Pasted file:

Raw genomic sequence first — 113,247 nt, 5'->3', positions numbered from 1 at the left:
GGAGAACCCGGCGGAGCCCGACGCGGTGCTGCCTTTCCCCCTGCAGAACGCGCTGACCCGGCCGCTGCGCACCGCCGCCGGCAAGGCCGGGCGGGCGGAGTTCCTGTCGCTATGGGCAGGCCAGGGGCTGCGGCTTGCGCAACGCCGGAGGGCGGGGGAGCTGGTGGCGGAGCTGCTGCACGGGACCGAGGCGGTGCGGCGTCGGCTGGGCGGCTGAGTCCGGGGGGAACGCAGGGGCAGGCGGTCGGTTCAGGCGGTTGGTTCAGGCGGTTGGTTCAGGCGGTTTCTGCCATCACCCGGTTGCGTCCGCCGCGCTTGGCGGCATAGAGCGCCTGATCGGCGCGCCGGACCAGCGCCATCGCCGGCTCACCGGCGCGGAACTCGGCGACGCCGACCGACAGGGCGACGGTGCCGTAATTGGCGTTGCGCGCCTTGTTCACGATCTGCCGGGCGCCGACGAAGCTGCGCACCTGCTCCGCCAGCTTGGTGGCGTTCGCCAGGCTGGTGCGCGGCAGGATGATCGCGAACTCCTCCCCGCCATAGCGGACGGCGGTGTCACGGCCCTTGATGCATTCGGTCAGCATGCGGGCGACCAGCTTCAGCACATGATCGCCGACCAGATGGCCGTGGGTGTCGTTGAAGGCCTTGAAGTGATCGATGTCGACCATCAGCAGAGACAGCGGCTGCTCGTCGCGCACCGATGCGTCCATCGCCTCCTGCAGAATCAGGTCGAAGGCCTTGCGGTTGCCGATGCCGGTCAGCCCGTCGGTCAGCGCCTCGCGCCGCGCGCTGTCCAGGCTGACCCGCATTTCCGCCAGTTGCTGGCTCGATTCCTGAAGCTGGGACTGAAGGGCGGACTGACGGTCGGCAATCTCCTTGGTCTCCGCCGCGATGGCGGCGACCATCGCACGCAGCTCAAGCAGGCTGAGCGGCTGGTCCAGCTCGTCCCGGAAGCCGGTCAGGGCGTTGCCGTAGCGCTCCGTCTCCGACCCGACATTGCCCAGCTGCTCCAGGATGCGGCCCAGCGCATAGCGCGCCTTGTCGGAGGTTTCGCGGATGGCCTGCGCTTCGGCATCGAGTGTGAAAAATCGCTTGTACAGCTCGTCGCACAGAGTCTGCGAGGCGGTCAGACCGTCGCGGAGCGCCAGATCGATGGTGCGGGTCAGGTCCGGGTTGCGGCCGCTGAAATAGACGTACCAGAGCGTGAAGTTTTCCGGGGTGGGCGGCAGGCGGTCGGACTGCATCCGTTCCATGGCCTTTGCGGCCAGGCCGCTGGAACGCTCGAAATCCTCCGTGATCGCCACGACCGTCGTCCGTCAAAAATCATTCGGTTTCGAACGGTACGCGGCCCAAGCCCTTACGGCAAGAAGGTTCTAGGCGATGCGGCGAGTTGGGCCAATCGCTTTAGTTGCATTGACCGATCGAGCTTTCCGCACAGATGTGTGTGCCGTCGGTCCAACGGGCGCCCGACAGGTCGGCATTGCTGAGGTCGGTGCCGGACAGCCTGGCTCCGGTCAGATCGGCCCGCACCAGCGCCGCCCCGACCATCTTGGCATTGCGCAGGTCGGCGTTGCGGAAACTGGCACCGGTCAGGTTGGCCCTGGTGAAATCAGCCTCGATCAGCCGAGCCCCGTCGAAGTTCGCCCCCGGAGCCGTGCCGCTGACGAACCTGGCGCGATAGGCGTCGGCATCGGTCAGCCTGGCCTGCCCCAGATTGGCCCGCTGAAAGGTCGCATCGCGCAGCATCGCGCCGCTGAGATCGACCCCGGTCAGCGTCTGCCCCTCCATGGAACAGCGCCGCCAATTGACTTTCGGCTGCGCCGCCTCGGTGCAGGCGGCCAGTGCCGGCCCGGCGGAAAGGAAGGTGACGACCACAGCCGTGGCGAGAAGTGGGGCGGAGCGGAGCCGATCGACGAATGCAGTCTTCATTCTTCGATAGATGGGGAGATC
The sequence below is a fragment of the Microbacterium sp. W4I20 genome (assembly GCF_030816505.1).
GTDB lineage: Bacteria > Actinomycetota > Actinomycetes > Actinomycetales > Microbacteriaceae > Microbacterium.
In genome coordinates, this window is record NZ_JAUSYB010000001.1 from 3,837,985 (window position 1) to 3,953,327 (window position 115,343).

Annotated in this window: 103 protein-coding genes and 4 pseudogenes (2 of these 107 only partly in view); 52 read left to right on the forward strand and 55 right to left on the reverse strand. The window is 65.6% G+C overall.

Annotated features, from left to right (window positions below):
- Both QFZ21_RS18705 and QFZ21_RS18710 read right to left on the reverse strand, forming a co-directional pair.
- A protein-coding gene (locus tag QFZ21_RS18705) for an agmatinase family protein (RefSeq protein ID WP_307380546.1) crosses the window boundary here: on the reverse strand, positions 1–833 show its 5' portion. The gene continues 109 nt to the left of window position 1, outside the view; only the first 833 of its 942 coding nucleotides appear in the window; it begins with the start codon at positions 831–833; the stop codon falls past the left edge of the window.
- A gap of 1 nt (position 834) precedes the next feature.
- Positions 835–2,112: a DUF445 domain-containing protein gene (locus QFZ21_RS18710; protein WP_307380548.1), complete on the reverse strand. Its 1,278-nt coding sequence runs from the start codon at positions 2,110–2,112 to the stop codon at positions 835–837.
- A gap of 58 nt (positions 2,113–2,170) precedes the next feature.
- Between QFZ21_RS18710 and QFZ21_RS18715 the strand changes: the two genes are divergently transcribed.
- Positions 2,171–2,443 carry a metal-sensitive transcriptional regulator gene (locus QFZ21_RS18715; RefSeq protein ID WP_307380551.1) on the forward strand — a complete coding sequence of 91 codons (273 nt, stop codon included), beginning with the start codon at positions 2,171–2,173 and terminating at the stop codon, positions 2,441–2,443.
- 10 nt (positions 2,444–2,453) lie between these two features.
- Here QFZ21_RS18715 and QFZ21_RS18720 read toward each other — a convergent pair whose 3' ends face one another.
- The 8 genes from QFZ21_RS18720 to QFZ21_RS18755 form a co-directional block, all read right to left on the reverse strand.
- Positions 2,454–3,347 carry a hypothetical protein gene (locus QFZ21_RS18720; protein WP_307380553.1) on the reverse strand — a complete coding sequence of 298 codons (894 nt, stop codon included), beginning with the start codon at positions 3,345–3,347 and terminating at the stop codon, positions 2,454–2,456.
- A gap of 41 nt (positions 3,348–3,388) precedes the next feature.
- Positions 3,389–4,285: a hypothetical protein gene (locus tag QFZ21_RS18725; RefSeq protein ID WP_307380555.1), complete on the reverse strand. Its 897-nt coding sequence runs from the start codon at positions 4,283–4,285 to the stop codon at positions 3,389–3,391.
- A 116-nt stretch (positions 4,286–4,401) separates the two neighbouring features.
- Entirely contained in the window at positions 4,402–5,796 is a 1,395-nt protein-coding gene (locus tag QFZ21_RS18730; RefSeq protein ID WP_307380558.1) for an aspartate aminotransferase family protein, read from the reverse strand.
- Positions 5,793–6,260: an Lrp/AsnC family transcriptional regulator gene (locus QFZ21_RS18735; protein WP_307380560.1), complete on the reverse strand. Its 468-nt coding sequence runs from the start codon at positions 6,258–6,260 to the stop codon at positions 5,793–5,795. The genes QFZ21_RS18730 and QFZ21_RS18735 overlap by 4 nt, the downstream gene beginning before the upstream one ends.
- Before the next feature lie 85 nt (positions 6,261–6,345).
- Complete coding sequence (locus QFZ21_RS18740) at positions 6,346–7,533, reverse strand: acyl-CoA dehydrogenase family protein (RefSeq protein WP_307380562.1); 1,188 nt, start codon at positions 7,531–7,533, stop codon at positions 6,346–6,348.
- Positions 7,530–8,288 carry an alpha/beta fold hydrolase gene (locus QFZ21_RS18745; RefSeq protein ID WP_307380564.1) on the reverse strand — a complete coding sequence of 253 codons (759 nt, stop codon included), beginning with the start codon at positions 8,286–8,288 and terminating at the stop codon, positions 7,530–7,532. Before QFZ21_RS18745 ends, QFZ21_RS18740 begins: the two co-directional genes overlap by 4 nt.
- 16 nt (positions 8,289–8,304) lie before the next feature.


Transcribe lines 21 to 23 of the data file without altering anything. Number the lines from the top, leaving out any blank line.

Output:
- A 116-nt stretch (positions 4,286–4,401) separates the two neighbouring features.
- Entirely contained in the window at positions 4,402–5,796 is a 1,395-nt protein-coding gene (locus tag QFZ21_RS18730; RefSeq protein ID WP_307380558.1) for an aspartate aminotransferase family protein, read from the reverse strand.
- Positions 5,793–6,260: an Lrp/AsnC family transcriptional regulator gene (locus QFZ21_RS18735; protein WP_307380560.1), complete on the reverse strand. Its 468-nt coding sequence runs from the start codon at positions 6,258–6,260 to the stop codon at positions 5,793–5,795. The genes QFZ21_RS18730 and QFZ21_RS18735 overlap by 4 nt, the downstream gene beginning before the upstream one ends.